Wednesday, 24 June 2009

Tuesday, 23 June 2009

on my holidays

Hey! I just got back from a weekend in Antwerp, staying with my and J's friend Inez, who - awesomely - is a nomadic writer going from place to place, residency to residency, across Europe and the States and India. And she just sent us this link to a YouTube video of an interview she did for Antwerp TV, which shows the very flat that we stayed in with her, as well bits and pieces of the city, which is beautiful.

(It was a great weekend, thanks. We had the obligatory long discussion about Kids Today And Their Essays, which was highly enjoyable, and also some fantastic rambling talk about science and religion and Communism over tapas, and J and Inez are both writing memoirs so I got to eavesdrop on a lot of writers' talk, which I enjoy. And we drank Belgian beer and looked at statues and parks with baby bunnies, and stunning Art Nouveau architecture, and I bought some new jeans, so that was a successful trip.)

Wednesday, 17 June 2009

bit of cyberactivism

Also, I'd ask everyone living in the UK to consider writing to their MPs and/or the Home Secretary about Marina Silva and Rosa de Perez, two women working as cleaners at SOAS (part of the University of London) who are facing deportation: several of their colleagues have already been deported, in some cases breaking up family relationships here in the UK. The deportations were carried out in an unnecessarily aggressive and possibly illegal way, and timed to coincide with a planned rally by the cleaners in support of their recently sacked Union rep. In a newspaper article here, the Labour MP John McDowell says:

As living wage campaigns are building in strength, we are increasingly seeing the use of immigration statuses to attack workers fighting against poverty wages and break trade union organising.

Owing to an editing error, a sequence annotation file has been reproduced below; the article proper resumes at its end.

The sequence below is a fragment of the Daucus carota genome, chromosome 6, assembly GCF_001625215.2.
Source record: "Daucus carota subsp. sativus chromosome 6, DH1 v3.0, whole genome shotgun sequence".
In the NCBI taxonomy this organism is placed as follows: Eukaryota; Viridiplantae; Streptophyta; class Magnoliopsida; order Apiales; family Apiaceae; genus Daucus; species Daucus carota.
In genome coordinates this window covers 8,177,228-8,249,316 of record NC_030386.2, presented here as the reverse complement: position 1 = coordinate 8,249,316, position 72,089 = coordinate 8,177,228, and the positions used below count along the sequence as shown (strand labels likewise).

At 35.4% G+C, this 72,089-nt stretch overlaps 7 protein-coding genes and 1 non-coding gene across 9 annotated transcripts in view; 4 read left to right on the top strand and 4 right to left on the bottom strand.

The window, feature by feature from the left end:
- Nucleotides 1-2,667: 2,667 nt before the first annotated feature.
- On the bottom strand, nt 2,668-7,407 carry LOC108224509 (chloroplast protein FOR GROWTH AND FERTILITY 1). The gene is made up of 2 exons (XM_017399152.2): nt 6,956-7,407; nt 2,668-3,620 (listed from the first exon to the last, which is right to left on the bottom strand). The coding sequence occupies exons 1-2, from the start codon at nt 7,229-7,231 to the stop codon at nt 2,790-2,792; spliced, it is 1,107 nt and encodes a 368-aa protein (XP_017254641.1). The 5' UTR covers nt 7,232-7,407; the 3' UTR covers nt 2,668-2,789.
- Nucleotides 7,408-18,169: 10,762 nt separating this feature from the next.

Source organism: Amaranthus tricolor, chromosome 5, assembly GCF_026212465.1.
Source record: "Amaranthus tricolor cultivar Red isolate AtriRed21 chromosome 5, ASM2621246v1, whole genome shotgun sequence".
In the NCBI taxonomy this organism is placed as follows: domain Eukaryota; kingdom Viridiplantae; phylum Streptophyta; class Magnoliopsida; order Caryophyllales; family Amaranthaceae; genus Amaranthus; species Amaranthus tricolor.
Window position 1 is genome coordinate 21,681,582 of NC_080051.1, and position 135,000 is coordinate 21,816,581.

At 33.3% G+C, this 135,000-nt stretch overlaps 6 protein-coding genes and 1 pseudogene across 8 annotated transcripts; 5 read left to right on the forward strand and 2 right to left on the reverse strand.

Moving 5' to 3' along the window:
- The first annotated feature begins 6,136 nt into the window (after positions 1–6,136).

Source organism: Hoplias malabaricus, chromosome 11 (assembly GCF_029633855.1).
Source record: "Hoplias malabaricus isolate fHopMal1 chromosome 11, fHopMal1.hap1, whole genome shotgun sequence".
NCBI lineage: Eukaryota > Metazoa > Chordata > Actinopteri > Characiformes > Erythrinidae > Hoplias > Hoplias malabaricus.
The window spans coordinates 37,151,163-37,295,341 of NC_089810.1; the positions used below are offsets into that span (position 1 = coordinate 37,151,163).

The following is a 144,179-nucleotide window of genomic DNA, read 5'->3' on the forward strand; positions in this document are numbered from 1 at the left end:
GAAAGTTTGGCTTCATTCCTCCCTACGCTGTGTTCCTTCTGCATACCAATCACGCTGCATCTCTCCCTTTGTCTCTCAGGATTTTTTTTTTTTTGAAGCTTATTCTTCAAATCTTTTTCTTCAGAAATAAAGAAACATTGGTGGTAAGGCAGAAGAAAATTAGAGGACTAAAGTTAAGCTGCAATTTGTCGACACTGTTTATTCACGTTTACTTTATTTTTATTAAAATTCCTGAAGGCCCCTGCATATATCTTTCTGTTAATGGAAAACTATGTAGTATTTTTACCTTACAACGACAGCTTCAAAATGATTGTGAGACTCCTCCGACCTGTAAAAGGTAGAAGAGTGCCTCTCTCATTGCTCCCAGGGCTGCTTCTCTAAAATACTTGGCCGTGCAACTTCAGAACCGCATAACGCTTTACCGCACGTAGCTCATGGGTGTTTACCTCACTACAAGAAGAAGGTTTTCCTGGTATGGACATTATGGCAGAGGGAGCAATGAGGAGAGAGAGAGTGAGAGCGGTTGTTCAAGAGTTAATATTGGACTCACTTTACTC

The message is that they are happy to employ migrant labour on poverty wages, but if you complain they will send you back home. It is absolutely shameful.

There is lots of information about the case here, with details about how to contact your MP and the UK Border Agency. The academic solidarity statement is kind of heartening.


This is interesting. More a note to myself to read it properly when my brane hasn't just been clubbed to bits by a three-hour exams board meeting (though actually it was infinitely smooth, efficient and pleasant, but still three hours long. Also I was up at 6am because I stayed in London last night and had to get back to Bristol for a 9:30 meeting).

Tuesday, 16 June 2009

oh yeah and superkids

Is a full-on thriller (full of people tightening their grip on their browning semi-automatic pistol and becoming enthralled by the quality of the workmanship on the golden bracelet known as the Seneghor Serpent while all around them security alarms go off), with a pretty wince-inducing construction of race. I've only read a few pages so far but I see from leafing ahead that a girl called Bonnie is about to appear, and the sight of her name produces a bit of a warm glow in my heart, so we'll see.

Monday, 15 June 2009


Still here, still writing. Actually I printed out a complete (so far: missing four 'interludes', which are going to be brief readings of particular passages of Latin which serve as transitions between the five chapters, and an introduction) draft of N&R the other day and read through it, which was nerve-wracking, but you know, I think it's okay. Well, it's like there's a narrow, perilous bridge of thinking-it's-okay over a cavernous abyss of doom in which I think I should be more scholarly, more relevant, more poetic/difficult, more lucid, more disciplined, more wild... But sometimes a narrow perilous bridge is all you need.